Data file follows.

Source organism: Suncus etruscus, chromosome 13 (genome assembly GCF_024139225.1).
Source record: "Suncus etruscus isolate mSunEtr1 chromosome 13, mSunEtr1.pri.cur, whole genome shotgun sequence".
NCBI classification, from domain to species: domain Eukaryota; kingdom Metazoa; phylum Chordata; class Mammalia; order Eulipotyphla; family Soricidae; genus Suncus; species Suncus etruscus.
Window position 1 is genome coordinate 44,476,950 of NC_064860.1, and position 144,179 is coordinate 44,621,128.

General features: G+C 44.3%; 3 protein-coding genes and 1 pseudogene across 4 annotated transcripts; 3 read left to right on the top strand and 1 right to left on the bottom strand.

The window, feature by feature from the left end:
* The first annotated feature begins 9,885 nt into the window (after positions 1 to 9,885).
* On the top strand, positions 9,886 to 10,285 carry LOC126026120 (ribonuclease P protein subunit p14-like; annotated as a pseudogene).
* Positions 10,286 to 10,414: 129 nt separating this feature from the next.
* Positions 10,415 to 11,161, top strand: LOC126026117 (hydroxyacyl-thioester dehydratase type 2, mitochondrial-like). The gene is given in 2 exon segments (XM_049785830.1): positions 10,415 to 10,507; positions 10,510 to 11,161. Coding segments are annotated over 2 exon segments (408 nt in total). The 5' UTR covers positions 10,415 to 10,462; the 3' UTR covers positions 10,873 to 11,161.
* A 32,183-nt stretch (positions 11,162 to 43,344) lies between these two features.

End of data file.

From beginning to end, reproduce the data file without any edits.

Source organism: Suncus etruscus, chromosome 13 (genome assembly GCF_024139225.1).
Source record: "Suncus etruscus isolate mSunEtr1 chromosome 13, mSunEtr1.pri.cur, whole genome shotgun sequence".
NCBI classification, from domain to species: domain Eukaryota; kingdom Metazoa; phylum Chordata; class Mammalia; order Eulipotyphla; family Soricidae; genus Suncus; species Suncus etruscus.
Window position 1 is genome coordinate 44,476,950 of NC_064860.1, and position 144,179 is coordinate 44,621,128.

General features: G+C 44.3%; 3 protein-coding genes and 1 pseudogene across 4 annotated transcripts; 3 read left to right on the top strand and 1 right to left on the bottom strand.

The window, feature by feature from the left end:
* The first annotated feature begins 9,885 nt into the window (after positions 1 to 9,885).
* On the top strand, positions 9,886 to 10,285 carry LOC126026120 (ribonuclease P protein subunit p14-like; annotated as a pseudogene).
* Positions 10,286 to 10,414: 129 nt separating this feature from the next.
* Positions 10,415 to 11,161, top strand: LOC126026117 (hydroxyacyl-thioester dehydratase type 2, mitochondrial-like). The gene is given in 2 exon segments (XM_049785830.1): positions 10,415 to 10,507; positions 10,510 to 11,161. Coding segments are annotated over 2 exon segments (408 nt in total). The 5' UTR covers positions 10,415 to 10,462; the 3' UTR covers positions 10,873 to 11,161.
* A 32,183-nt stretch (positions 11,162 to 43,344) lies between these two features.